Cold weather boosts US personal spending in April, prices unchanged
Consumer spending in the US picked-up more quickly-than-expected last month, as Americans dipped into their savings, albeit partly as a reaction to colder-than-expected weather.
Personal income and spending increased by 0.3% and 0.6% month-on-month, respectively, the Department of Commerce said.
Economists had forecast increases of 0.3% and 0.4%, respectively.
However, if one excludes utilities, then spending was up by a more "sedate" 0.2%, said Ian Shepeherdson, chief US economist at Pantheon Macroeconomics.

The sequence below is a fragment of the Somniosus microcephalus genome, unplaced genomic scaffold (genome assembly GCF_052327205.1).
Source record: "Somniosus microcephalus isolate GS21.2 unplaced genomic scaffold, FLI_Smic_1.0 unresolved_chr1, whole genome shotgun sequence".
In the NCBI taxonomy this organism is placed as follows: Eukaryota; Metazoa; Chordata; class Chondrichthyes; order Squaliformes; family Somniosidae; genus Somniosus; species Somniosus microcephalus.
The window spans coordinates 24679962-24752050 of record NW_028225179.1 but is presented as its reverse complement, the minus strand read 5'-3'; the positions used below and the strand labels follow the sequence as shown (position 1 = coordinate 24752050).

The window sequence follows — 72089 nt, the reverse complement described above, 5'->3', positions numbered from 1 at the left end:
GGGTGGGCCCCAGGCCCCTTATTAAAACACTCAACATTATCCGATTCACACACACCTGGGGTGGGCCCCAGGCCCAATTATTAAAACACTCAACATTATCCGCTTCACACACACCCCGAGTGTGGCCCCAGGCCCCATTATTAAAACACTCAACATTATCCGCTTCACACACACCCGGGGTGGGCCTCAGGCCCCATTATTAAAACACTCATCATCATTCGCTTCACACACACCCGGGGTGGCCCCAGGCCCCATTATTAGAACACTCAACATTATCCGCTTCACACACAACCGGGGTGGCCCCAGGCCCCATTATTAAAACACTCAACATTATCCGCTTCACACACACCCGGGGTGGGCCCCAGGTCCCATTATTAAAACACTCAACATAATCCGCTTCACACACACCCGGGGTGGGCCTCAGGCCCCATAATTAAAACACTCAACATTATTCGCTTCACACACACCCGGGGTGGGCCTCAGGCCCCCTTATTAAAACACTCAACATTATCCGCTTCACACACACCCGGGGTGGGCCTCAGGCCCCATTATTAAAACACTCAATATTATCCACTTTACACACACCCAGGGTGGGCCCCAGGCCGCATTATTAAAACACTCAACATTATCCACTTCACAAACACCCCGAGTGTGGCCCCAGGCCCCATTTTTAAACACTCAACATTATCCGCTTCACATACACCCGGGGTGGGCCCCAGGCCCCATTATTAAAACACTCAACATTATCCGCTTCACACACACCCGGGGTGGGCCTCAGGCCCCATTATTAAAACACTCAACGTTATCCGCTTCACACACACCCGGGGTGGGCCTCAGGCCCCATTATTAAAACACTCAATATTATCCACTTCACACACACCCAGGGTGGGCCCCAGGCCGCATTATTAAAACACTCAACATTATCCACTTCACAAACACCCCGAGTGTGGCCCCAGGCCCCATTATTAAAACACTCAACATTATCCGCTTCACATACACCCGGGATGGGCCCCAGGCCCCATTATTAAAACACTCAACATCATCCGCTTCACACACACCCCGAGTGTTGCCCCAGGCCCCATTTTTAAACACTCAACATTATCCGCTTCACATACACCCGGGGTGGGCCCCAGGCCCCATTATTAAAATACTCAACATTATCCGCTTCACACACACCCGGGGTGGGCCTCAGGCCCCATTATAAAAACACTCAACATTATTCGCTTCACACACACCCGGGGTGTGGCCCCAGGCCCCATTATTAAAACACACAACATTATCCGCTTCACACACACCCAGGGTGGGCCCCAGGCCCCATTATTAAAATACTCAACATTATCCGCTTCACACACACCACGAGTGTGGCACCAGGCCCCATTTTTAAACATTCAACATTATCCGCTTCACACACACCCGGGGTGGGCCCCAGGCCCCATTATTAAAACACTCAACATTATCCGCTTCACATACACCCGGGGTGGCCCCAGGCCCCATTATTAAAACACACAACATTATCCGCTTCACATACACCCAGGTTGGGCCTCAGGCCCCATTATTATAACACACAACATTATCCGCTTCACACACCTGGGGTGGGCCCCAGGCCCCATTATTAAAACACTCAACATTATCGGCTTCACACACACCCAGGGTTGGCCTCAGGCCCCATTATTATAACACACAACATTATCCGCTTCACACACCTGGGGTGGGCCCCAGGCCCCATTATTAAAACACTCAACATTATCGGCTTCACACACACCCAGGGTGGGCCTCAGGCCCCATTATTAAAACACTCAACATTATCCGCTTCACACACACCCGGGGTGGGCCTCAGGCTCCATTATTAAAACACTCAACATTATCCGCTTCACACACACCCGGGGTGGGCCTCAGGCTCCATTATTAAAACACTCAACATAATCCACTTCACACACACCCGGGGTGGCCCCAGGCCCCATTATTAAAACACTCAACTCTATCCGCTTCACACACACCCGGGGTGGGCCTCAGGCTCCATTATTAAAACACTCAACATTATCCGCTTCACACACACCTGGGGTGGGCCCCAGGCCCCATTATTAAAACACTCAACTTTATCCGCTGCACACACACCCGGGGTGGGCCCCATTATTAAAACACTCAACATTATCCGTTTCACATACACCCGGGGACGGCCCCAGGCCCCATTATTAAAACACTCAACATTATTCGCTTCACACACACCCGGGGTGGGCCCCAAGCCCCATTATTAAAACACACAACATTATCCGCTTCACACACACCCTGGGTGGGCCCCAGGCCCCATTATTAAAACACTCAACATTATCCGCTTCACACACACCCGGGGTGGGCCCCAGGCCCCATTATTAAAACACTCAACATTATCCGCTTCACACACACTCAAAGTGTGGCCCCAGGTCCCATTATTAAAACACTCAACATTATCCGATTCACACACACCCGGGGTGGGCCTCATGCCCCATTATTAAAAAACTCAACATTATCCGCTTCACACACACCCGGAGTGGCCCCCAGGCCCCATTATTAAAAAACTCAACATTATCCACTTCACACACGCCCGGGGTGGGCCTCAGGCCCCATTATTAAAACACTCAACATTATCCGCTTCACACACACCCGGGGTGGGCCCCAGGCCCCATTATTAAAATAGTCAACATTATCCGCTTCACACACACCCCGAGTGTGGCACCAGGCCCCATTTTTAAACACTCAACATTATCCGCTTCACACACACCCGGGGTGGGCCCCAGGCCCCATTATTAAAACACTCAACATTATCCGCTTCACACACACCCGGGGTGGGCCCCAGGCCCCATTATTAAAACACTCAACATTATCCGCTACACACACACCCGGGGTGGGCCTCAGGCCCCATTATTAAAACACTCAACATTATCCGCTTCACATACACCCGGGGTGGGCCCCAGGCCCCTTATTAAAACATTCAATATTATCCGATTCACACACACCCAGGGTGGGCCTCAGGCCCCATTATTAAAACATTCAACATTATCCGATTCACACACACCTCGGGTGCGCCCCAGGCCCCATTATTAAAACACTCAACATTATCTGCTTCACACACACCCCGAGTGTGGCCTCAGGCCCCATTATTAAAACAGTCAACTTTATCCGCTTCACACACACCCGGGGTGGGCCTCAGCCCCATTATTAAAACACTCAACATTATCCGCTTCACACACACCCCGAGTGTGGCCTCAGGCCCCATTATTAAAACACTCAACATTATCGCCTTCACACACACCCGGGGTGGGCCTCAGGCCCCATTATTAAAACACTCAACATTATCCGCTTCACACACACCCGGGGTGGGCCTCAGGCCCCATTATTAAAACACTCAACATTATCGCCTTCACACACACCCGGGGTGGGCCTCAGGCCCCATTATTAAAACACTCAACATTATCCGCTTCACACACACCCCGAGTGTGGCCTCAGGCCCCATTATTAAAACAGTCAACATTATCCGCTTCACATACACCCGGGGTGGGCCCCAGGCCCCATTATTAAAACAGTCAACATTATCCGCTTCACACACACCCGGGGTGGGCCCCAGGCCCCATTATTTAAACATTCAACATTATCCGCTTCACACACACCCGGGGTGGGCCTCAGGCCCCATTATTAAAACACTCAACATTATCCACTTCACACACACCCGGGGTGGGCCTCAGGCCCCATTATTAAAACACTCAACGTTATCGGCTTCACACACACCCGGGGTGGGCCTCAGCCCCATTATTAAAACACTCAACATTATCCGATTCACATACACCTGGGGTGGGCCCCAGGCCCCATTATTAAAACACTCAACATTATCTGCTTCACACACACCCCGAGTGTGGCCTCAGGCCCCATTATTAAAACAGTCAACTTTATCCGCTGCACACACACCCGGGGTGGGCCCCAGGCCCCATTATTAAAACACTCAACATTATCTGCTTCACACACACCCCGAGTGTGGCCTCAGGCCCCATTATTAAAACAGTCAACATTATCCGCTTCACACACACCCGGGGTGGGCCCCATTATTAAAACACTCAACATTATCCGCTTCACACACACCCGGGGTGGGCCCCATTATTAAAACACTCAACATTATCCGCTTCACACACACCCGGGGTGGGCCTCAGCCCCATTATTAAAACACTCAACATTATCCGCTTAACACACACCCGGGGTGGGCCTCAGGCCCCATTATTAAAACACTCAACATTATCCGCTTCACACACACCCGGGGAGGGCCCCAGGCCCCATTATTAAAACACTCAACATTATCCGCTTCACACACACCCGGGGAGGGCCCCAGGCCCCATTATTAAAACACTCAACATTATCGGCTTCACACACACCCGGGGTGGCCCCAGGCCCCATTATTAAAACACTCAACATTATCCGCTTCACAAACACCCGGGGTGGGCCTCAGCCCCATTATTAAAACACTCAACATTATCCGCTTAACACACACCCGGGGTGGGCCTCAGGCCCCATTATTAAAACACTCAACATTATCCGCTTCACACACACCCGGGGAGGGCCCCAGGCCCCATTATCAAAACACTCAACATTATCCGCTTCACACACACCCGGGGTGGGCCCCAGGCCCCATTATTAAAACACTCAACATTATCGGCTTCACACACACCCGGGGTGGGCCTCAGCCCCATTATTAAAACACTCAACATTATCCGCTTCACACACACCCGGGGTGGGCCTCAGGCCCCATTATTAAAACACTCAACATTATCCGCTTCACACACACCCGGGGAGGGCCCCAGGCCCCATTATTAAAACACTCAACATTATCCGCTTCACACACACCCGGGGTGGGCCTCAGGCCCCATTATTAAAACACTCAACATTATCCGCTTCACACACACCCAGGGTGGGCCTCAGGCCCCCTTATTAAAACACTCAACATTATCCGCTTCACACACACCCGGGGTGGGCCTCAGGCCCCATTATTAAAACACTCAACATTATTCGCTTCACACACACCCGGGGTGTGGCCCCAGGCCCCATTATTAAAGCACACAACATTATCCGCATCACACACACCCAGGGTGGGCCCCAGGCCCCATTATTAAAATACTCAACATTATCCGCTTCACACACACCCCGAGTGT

Spending for the prior month was also revised higher by a tenth of a percentage point to show an increase of 0.5% on the month.
As a result, the personal savings rate dipped from 3.0% of disposable personal income in March to 2.8% for last month.
On the inflation front, the headline rate on the price deflator for personal consumption expenditures was unchanged at up by 2.0% on the year, with 'core' PCE steady at 1.8%.
Shepherdson's forecasts were for core PCE to accelerate from a 1.3% pace last August to 2.1% next August.
However, according to Shepherdson, "the shift from a 1.3% y/y rate in Aug last year to 2.1% in Aug this year is not trivial, and policymakers will be on alert for any sign that a further uptick is looming.
"At this point, we don't see much to worry about, especially with hospital services prices calming down after a run of big increases. The Fed will continue to tighten on the basis of heading off future inflation risk, not because the near-term data are about to become alarming."